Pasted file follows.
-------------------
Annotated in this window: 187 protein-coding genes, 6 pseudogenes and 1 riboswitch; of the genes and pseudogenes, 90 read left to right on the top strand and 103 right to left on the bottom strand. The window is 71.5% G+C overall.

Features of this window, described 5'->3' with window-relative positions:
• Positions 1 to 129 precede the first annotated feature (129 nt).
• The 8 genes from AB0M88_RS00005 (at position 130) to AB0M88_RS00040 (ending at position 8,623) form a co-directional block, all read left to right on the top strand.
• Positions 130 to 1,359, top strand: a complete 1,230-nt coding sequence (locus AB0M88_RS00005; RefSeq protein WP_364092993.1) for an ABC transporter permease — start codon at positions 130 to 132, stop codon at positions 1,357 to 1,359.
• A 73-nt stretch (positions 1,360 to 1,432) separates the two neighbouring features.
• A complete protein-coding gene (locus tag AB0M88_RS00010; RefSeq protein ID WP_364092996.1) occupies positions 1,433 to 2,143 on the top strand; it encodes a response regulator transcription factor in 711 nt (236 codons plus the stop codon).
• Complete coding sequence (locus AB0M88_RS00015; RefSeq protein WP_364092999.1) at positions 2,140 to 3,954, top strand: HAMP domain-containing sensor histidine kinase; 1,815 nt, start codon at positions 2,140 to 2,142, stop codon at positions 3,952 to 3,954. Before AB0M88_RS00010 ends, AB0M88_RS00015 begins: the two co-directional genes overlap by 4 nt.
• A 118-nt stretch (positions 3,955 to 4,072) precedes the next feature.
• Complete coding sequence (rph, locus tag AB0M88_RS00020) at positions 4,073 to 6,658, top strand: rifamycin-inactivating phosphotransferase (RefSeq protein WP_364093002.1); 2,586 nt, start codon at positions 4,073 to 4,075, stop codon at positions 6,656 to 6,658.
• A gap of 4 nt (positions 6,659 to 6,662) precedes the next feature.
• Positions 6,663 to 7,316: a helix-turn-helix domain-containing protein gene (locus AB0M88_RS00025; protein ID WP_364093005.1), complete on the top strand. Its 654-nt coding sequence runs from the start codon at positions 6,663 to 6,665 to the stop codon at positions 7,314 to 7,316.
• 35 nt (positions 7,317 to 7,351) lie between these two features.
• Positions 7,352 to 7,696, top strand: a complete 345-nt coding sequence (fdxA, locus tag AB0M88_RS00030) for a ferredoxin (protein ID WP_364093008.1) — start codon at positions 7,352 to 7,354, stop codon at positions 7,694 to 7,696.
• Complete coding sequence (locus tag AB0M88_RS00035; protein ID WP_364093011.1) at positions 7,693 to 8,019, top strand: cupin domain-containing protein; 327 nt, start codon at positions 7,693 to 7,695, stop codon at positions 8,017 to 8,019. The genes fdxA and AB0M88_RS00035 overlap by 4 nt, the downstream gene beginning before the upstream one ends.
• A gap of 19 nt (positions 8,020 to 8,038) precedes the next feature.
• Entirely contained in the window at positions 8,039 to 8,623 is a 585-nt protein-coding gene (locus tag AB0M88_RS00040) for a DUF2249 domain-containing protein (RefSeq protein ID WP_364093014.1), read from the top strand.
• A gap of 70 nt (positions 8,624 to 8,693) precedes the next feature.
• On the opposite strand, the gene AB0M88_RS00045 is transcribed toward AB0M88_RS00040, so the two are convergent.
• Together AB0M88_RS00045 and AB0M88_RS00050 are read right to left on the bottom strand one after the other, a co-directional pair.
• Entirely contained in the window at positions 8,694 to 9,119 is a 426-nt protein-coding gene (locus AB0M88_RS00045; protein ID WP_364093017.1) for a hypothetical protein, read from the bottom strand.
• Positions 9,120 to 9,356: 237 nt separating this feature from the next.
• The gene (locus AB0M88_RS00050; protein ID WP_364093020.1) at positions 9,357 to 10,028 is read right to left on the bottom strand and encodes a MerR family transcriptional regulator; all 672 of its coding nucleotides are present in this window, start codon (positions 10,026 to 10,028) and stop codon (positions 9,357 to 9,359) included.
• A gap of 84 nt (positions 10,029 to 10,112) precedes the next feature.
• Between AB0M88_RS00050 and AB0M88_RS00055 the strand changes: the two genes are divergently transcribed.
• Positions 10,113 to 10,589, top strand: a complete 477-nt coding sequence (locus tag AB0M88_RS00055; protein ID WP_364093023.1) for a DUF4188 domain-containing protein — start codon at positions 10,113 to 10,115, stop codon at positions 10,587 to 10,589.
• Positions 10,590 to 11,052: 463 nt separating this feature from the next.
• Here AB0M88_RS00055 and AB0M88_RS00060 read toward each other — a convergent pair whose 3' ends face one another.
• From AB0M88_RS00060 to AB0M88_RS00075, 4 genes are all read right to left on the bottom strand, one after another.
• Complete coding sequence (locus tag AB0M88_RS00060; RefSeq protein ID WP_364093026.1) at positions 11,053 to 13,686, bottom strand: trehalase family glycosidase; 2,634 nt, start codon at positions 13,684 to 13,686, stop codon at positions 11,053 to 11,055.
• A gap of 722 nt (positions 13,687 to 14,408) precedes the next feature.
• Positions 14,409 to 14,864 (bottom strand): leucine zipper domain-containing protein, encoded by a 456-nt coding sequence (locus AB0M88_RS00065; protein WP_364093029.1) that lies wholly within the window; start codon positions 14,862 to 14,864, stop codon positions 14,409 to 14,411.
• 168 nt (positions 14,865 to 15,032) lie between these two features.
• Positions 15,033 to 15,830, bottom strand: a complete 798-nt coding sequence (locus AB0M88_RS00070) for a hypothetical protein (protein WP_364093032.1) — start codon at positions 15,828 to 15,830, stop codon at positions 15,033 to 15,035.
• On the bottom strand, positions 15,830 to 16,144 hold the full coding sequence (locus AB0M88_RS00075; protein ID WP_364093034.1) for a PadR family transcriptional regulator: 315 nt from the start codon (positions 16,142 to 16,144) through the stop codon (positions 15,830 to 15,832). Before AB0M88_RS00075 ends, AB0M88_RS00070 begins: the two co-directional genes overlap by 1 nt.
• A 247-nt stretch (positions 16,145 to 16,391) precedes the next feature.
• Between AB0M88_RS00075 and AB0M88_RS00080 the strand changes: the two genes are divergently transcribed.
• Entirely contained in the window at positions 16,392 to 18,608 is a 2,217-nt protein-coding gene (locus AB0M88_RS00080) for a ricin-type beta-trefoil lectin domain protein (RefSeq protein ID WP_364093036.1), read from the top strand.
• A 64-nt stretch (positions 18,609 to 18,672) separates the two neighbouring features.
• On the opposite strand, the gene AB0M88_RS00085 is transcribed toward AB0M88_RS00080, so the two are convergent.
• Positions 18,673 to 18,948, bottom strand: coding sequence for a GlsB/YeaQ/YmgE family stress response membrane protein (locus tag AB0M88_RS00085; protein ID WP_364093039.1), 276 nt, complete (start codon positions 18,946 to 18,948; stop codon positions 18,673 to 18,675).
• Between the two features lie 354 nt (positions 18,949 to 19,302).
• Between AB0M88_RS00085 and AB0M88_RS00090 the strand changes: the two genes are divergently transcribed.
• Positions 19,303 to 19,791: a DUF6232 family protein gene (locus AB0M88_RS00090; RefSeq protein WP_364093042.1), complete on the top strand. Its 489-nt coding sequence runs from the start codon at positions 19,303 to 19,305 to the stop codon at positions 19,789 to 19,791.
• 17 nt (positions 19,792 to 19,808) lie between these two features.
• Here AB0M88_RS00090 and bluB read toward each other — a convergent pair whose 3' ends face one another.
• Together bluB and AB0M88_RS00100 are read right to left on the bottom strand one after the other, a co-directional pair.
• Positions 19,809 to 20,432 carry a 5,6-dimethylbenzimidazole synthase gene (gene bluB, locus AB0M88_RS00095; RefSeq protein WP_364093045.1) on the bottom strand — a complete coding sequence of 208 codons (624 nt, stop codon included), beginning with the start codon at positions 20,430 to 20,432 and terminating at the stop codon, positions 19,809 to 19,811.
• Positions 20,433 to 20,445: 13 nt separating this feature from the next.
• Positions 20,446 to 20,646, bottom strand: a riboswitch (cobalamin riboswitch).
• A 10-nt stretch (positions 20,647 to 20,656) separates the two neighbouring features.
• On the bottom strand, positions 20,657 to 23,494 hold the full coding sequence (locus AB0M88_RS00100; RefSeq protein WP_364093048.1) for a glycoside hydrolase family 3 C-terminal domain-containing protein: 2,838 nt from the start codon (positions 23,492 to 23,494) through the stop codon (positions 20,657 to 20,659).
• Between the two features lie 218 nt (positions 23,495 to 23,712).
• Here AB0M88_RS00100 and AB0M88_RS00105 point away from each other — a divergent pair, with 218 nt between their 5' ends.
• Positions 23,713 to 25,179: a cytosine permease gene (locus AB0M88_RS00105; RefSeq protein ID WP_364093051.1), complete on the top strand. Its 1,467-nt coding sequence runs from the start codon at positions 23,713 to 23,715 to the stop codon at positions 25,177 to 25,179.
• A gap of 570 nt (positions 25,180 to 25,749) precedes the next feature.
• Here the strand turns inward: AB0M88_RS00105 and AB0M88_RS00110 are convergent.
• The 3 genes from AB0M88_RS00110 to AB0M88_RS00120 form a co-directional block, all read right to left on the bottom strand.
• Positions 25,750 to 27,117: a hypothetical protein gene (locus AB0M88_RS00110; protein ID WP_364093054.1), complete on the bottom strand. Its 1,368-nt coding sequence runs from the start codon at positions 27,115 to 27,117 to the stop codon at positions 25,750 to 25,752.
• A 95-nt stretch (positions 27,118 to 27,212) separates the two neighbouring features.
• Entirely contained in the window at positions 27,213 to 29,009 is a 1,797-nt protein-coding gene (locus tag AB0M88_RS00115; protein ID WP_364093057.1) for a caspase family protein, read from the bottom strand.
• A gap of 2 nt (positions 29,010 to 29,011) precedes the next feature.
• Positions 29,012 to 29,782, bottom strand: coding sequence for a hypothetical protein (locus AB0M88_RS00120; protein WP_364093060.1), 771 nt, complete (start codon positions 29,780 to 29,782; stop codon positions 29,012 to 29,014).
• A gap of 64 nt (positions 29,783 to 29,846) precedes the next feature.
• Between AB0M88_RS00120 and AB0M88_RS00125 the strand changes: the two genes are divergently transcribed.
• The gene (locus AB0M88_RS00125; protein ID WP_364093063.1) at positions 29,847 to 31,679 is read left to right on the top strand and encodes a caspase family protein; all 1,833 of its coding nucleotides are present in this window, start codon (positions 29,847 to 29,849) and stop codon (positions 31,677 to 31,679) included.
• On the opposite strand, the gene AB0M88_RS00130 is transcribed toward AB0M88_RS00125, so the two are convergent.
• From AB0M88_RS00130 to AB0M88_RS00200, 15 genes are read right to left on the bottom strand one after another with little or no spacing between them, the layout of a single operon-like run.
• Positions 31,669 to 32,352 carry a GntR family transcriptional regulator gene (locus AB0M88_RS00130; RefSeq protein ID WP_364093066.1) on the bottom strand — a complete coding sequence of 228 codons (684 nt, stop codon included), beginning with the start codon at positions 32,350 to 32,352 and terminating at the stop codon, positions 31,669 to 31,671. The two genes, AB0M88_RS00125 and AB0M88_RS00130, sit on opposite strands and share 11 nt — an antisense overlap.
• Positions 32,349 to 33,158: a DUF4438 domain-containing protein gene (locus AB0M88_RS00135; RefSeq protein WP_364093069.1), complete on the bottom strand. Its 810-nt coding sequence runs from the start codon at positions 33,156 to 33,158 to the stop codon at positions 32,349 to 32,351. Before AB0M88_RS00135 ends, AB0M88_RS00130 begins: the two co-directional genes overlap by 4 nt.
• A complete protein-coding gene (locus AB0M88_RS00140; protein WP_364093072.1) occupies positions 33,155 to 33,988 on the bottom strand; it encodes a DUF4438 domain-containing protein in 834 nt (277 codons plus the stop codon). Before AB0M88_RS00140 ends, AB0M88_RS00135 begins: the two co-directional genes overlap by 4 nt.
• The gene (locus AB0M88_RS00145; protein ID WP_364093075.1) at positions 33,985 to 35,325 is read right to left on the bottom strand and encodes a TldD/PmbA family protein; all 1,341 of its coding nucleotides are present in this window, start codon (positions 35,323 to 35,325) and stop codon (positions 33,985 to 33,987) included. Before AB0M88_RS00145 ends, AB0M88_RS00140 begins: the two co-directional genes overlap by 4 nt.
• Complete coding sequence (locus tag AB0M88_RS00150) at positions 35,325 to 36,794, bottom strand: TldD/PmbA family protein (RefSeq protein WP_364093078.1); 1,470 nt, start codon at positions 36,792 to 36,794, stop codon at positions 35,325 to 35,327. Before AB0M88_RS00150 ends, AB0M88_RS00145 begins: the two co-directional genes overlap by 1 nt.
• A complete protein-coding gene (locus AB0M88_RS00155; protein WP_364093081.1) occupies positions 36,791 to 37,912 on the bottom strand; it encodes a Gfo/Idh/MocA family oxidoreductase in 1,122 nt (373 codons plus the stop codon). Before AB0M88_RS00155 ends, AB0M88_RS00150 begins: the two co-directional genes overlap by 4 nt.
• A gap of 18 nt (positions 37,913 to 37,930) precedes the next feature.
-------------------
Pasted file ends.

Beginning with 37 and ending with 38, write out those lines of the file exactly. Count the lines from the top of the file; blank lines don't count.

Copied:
• Between AB0M88_RS00075 and AB0M88_RS00080 the strand changes: the two genes are divergently transcribed.
• Entirely contained in the window at positions 16,392 to 18,608 is a 2,217-nt protein-coding gene (locus AB0M88_RS00080) for a ricin-type beta-trefoil lectin domain protein (RefSeq protein ID WP_364093036.1), read from the top strand.